Cosi Inc. is seeking to accelerate its bankruptcy case in order to have a shot at federal funds available to restaurants struggling during the pandemic.
The fast casual chain hopes to have a hearing on confirming its plan by June 30, according to court filings. Judge Brendan L. Shannon of the U.S. Bankruptcy Court for the District of Delaware already approved Cosi’s request for an expedited hearing on interim approval of its plan disclosures, setting the date for May 11.
The Restaurant Revitalization Fund, part of the $1.9 trillion Covid relief package signed into law in March, provides restaurants and bars with up to $10 million from a $28.6 billion fund. The Small Business Administration, which administers the RRF, is now accepting applications for the program.
The RRF is likely to be underfunded, meaning “applicants who do not submit their applications as soon as the window for applications opens will not be approved for the grant” because the money has dried up, Cosi said in an April 30 filing.
The fast casual chain previously tried for a Paycheck Protection Program loan but was thwarted when the SBA blocked bankrupt borrowers from applying.
The restaurant’s push to expedite its plan isn’t surprising, as a shift in SBA policy regarding PPP applications is expected to push small, bankrupt companies toward faster plan approvals. The agency recently said businesses with court-confirmed plans aren’t “presently involved” in bankruptcy and, thus, can apply for the loans.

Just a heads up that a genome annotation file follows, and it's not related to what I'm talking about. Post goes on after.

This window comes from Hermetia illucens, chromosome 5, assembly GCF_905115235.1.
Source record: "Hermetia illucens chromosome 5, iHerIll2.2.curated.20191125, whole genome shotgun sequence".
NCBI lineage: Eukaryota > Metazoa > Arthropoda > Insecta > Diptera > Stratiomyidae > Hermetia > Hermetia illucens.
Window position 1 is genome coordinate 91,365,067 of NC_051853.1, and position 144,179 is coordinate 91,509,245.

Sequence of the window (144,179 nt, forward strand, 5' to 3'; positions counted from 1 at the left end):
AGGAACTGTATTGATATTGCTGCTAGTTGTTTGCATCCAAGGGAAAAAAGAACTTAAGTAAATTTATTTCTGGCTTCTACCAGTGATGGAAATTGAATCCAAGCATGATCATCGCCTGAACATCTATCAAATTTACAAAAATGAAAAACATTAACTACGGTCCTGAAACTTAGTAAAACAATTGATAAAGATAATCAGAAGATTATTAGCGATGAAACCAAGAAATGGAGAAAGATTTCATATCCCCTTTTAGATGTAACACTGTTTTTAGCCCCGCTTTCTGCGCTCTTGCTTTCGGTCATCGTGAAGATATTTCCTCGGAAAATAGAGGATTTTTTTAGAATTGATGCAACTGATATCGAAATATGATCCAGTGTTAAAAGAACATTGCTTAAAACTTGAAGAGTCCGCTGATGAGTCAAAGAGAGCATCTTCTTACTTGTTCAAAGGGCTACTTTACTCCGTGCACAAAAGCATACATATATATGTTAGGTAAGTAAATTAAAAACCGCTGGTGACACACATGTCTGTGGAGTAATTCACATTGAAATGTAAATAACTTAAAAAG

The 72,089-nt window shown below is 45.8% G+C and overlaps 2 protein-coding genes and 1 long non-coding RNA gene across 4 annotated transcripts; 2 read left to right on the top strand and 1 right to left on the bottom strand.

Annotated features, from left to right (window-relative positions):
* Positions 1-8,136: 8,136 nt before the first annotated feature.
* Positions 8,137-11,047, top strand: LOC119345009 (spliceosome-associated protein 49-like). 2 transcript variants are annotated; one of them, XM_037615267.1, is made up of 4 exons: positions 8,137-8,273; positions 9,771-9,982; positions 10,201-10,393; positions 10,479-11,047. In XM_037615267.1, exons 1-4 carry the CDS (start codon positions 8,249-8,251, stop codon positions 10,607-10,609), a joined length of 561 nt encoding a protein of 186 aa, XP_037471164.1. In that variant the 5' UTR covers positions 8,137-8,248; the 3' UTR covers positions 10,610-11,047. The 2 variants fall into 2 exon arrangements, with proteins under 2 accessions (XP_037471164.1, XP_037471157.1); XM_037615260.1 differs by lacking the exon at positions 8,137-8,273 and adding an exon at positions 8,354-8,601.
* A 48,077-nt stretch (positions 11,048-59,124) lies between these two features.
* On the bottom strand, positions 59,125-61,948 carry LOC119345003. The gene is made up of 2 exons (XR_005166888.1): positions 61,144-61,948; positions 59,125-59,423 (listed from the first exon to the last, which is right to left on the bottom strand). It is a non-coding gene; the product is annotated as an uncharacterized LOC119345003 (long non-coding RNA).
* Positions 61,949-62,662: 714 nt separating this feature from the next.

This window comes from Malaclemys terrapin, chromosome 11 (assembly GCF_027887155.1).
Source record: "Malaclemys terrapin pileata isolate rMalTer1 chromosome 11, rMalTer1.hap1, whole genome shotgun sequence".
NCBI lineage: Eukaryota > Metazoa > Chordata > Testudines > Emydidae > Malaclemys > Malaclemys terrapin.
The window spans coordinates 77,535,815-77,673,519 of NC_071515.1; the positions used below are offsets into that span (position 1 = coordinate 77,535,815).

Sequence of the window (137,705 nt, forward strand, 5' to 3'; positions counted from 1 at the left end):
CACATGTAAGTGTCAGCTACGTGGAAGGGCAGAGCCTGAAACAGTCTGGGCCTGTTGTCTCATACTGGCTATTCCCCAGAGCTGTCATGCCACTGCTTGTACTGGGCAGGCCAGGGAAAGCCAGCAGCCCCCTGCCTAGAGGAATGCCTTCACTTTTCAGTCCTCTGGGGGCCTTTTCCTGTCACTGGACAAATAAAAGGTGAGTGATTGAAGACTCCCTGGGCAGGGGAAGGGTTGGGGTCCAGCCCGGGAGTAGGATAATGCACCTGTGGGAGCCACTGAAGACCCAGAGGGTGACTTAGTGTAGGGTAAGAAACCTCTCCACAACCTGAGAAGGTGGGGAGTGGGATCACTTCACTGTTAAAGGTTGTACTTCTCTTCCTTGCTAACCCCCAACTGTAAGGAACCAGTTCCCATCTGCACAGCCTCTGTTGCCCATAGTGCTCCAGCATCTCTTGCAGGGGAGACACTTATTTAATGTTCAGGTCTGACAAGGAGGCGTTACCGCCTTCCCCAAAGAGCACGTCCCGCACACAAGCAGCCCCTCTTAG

The SBA has taken a similar stance with respect to the RRF, according to agency guidance.
Cosi should be entitled to the maximum $10 million from the RRF, according to its calculations. That amount would allow the company to reorganize in Chapter 11, rather than converting to Chapter 7 for a straight liquidation. Only its post-bankruptcy lenders would be paid under the latter scenario, it said.
The plan, filed April 30, swaps pre-bankruptcy secured lenders’ $24 million of debt for 100% of new common stock in the reorganized company. Pre-bankruptcy shareholders would get nothing for their interests.
Unsecured creditors would recover about 20% of their claims, assuming the company receives RRF funding at expected levels, Cosi said. Unsecured claims total about $10.6 million, according to Cosi’s disclosure statement.
Cosi filed Chapter 11 in February 2020, its second bankruptcy filing since 2016. The company said it would shift its focus to catering services.
The case is In re Cosi, Inc., Bankr. D. Del., No. 20-10417, disclosure statement filed 4/30/21.
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